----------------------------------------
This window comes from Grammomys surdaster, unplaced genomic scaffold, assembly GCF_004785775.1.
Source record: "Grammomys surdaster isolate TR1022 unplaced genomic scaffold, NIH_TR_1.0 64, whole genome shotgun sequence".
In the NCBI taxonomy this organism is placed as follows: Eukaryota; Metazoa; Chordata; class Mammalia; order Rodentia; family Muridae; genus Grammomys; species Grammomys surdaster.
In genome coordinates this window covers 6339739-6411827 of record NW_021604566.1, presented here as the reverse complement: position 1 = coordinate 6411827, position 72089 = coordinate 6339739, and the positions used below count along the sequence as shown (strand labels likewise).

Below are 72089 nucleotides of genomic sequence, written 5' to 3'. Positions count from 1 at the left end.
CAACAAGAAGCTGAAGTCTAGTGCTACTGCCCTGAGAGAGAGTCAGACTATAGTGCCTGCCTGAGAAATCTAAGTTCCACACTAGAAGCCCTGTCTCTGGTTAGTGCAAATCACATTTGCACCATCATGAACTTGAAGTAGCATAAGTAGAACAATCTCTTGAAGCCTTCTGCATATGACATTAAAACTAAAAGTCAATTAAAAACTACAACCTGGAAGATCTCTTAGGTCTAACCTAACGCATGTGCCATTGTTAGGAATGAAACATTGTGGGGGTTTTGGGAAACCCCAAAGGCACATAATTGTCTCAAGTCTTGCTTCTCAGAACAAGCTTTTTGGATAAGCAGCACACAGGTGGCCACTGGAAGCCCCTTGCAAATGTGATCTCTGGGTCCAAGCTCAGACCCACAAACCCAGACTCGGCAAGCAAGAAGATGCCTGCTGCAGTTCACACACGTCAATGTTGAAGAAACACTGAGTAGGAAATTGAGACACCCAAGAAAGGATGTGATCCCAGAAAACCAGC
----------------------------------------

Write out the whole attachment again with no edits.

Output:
This window comes from Grammomys surdaster, unplaced genomic scaffold, assembly GCF_004785775.1.
Source record: "Grammomys surdaster isolate TR1022 unplaced genomic scaffold, NIH_TR_1.0 64, whole genome shotgun sequence".
In the NCBI taxonomy this organism is placed as follows: Eukaryota; Metazoa; Chordata; class Mammalia; order Rodentia; family Muridae; genus Grammomys; species Grammomys surdaster.
In genome coordinates this window covers 6339739-6411827 of record NW_021604566.1, presented here as the reverse complement: position 1 = coordinate 6411827, position 72089 = coordinate 6339739, and the positions used below count along the sequence as shown (strand labels likewise).

Below are 72089 nucleotides of genomic sequence, written 5' to 3'. Positions count from 1 at the left end.
CAACAAGAAGCTGAAGTCTAGTGCTACTGCCCTGAGAGAGAGTCAGACTATAGTGCCTGCCTGAGAAATCTAAGTTCCACACTAGAAGCCCTGTCTCTGGTTAGTGCAAATCACATTTGCACCATCATGAACTTGAAGTAGCATAAGTAGAACAATCTCTTGAAGCCTTCTGCATATGACATTAAAACTAAAAGTCAATTAAAAACTACAACCTGGAAGATCTCTTAGGTCTAACCTAACGCATGTGCCATTGTTAGGAATGAAACATTGTGGGGGTTTTGGGAAACCCCAAAGGCACATAATTGTCTCAAGTCTTGCTTCTCAGAACAAGCTTTTTGGATAAGCAGCACACAGGTGGCCACTGGAAGCCCCTTGCAAATGTGATCTCTGGGTCCAAGCTCAGACCCACAAACCCAGACTCGGCAAGCAAGAAGATGCCTGCTGCAGTTCACACACGTCAATGTTGAAGAAACACTGAGTAGGAAATTGAGACACCCAAGAAAGGATGTGATCCCAGAAAACCAGC